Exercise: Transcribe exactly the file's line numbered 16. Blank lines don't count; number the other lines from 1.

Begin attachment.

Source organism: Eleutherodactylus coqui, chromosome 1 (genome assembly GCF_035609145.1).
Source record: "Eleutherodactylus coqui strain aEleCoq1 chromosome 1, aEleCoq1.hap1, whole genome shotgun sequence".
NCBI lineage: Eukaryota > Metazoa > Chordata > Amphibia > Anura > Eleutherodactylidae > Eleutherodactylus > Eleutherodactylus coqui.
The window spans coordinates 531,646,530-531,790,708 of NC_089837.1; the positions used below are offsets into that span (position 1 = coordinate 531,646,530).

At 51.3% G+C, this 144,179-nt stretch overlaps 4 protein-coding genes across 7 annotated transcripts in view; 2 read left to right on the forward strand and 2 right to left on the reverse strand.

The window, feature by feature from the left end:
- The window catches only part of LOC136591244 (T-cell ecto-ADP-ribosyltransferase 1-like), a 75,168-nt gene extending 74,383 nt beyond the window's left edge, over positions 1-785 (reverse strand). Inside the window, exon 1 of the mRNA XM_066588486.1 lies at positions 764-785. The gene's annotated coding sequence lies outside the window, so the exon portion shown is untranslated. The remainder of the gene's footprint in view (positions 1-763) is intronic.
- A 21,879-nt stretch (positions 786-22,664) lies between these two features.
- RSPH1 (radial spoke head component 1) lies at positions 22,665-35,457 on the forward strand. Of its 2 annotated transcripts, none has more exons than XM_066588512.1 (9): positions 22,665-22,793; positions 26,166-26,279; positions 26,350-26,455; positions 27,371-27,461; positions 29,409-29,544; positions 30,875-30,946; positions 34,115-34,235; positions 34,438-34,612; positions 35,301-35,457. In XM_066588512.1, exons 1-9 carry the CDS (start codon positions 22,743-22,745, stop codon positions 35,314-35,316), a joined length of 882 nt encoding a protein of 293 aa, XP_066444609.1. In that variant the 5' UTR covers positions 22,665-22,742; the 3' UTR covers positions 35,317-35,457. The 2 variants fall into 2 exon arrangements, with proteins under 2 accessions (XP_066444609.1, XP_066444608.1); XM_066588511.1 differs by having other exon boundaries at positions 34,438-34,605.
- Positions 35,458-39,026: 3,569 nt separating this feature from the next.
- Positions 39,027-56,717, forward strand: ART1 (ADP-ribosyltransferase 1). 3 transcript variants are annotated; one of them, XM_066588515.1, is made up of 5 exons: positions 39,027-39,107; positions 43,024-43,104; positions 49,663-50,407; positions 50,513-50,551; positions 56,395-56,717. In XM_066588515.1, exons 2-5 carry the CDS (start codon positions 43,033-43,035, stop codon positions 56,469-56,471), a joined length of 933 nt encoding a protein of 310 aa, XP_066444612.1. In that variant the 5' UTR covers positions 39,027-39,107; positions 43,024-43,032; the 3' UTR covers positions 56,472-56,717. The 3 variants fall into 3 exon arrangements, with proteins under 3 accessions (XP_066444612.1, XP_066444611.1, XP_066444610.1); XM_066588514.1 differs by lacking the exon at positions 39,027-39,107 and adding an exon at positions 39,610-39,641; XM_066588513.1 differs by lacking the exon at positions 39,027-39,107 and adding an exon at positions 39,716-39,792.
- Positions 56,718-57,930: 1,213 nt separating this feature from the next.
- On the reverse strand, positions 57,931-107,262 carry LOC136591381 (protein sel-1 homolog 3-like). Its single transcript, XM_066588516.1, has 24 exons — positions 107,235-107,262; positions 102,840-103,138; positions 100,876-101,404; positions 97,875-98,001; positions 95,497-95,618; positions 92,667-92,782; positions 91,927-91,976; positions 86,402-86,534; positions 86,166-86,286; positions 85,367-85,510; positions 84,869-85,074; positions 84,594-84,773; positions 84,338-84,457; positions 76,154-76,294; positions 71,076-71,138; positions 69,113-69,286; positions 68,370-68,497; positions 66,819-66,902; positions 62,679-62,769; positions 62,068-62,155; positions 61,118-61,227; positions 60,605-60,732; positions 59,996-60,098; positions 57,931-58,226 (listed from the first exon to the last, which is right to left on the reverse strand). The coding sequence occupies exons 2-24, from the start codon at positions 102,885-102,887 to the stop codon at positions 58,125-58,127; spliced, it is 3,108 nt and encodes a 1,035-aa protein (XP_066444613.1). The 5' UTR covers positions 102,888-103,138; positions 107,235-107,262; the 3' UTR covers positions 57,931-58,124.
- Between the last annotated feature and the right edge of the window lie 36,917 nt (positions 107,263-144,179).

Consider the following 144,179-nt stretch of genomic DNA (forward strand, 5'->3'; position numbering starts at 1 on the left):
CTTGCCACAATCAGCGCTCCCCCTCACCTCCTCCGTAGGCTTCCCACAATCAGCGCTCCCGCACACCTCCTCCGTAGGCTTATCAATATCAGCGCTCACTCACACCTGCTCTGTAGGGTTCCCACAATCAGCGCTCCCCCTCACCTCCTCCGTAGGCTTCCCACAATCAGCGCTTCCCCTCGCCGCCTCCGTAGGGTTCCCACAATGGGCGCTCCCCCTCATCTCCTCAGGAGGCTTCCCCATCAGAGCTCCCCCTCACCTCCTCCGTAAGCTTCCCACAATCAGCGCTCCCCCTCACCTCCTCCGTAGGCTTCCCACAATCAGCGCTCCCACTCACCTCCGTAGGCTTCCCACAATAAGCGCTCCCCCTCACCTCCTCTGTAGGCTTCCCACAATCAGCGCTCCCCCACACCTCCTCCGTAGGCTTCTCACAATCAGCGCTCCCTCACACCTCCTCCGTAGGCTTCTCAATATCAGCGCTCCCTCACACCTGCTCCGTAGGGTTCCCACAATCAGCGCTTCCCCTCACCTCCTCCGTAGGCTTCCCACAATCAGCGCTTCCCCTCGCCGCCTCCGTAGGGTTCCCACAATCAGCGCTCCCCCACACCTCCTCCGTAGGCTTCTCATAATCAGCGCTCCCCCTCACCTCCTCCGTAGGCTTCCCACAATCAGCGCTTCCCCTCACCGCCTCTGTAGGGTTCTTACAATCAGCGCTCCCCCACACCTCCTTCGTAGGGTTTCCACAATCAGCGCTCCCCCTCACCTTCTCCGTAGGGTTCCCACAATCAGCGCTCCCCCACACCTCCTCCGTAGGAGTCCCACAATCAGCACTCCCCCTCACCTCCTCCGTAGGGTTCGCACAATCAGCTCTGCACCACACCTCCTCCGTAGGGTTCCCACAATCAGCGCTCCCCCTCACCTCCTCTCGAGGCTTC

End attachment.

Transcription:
CTTGCCACAATCAGCGCTCCCCCTCACCTCCTCCGTAGGCTTCCCACAATCAGCGCTCCCGCACACCTCCTCCGTAGGCTTATCAATATCAGCGCTCACTCACACCTGCTCTGTAGGGTTCCCACAATCAGCGCTCCCCCTCACCTCCTCCGTAGGCTTCCCACAATCAGCGCTTCCCCTCGCCGCCTCCGTAGGGTTCCCACAATGGGCGCTCCCCCTCATCTCCTCAGGAGGCTTCCCCATCAGAGCTCCCCCTCACCTCCTCCGTAAGCTTCCCACAATCAGCGCTCCCCCTCACCTCCTCCGTAGGCTTCCCACAATCAGCGCTCCCACTCACCTCCGTAGGCTTCCCACAATAAGCGCTCCCCCTCACCTCCTCTGTAGGCTTCCCACAATCAGCGCTCCCCCACACCTCCTCCGTAGGCTTCTCACAATCAGCGCTCCCTCACACCTCCTCCGTAGGCTTCTCAATATCAGCGCTCCCTCACACCTGCTCCGTAGGGTTCCCACAATCAGCGCTTCCCCTCACCTCCTCCGTAGGCTTCCCACAATCAGCGCTTCCCCTCGCCGCCTCCGTAGGGTTCCCACAATCAGCGCTCCCCCACACCTCCTCCGTAGGCTTCTCATAATCAGCGCTCCCCCTCACCTCCTCCGTAGGCTTCCCACAATCAGCGCTTCCCCTCACCGCCTCTGTAGGGTTCTTACAATCAGCGCTCCCCCACACCTCCTTCGTAGGGTTTCCACAATCAGCGCTCCCCCTCACCTTCTCCGTAGGGTTCCCACAATCAGCGCTCCCCCACACCTCCTCCGTAGGAGTCCCACAATCAGCACTCCCCCTCACCTCCTCCGTAGGGTTCGCACAATCAGCTCTGCACCACACCTCCTCCGTAGGGTTCCCACAATCAGCGCTCCCCCTCACCTCCTCTCGAGGCTTC